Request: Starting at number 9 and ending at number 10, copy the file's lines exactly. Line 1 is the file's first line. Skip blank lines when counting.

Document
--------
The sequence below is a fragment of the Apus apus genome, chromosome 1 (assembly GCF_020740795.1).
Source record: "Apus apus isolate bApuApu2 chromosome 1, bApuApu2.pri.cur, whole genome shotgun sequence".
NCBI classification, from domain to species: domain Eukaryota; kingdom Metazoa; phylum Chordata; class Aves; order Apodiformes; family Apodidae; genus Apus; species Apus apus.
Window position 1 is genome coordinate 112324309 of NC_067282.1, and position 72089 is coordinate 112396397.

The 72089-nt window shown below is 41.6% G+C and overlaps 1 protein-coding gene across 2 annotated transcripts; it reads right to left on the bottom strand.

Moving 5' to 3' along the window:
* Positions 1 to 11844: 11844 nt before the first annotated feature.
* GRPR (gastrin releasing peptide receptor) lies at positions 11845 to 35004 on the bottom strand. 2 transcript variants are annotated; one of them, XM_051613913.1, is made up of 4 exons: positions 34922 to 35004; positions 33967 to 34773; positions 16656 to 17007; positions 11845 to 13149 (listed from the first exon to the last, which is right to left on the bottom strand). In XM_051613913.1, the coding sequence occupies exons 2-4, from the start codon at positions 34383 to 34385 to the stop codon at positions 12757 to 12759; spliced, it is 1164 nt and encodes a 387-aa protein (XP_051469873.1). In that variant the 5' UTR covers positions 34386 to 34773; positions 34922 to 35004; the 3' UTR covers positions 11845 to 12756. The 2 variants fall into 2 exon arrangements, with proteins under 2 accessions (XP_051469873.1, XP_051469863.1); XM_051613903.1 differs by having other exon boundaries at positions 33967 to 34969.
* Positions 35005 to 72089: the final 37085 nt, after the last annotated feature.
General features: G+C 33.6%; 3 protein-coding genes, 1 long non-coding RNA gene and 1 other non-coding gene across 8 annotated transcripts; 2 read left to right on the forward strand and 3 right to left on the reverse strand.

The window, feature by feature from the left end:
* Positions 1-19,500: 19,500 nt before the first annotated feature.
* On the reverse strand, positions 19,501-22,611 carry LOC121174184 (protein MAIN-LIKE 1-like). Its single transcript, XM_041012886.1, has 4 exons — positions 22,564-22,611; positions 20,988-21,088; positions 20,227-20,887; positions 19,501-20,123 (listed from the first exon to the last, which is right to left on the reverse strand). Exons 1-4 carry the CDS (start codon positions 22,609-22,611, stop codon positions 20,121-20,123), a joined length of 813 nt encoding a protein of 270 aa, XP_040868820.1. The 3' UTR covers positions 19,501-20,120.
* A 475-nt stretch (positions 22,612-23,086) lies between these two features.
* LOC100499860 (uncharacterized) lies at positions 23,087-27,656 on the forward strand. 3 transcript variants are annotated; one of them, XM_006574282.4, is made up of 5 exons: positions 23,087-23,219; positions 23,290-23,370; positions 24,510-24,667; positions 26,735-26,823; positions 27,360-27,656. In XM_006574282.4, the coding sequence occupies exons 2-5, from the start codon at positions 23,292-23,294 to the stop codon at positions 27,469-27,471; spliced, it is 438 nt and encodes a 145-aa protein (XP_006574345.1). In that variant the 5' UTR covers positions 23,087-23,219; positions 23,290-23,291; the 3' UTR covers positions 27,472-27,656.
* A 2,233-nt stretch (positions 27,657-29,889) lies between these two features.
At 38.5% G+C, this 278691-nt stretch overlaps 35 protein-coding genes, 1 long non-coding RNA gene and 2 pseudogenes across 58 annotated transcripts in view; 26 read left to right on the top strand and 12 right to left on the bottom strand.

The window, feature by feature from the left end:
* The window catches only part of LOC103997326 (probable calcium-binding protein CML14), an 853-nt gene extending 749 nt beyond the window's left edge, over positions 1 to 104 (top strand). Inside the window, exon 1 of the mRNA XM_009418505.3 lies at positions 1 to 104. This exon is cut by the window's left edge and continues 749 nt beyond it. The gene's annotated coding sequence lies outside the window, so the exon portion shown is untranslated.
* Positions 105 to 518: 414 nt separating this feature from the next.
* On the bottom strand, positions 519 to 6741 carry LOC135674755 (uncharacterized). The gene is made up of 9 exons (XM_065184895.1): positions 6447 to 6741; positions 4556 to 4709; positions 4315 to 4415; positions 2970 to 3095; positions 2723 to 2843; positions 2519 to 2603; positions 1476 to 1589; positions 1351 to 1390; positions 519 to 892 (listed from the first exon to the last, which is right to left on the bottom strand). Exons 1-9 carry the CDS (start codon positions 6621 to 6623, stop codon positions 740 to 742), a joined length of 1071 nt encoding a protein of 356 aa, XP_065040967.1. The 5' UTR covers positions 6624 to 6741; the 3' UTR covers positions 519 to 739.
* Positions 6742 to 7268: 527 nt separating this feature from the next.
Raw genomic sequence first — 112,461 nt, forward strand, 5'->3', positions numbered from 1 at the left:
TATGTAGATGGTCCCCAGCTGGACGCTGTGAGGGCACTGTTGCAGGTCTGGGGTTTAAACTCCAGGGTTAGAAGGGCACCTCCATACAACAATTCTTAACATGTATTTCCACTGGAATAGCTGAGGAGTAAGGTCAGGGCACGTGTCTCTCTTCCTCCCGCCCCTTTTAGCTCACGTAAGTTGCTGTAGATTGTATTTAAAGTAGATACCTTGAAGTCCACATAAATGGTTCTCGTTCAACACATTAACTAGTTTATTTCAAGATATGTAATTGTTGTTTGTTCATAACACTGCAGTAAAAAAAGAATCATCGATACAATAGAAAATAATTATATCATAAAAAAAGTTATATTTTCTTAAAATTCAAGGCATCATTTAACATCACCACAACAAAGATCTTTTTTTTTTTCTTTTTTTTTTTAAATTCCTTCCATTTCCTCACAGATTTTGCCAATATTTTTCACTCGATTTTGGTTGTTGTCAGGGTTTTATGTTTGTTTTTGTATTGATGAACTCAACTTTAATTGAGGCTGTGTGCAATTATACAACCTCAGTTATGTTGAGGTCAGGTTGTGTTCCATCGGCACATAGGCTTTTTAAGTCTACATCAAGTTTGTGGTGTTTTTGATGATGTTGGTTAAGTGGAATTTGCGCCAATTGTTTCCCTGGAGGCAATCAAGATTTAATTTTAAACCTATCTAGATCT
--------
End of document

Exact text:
* Positions 35005 to 72089: the final 37085 nt, after the last annotated feature.
General features: G+C 33.6%; 3 protein-coding genes, 1 long non-coding RNA gene and 1 other non-coding gene across 8 annotated transcripts; 2 read left to right on the forward strand and 3 right to left on the reverse strand.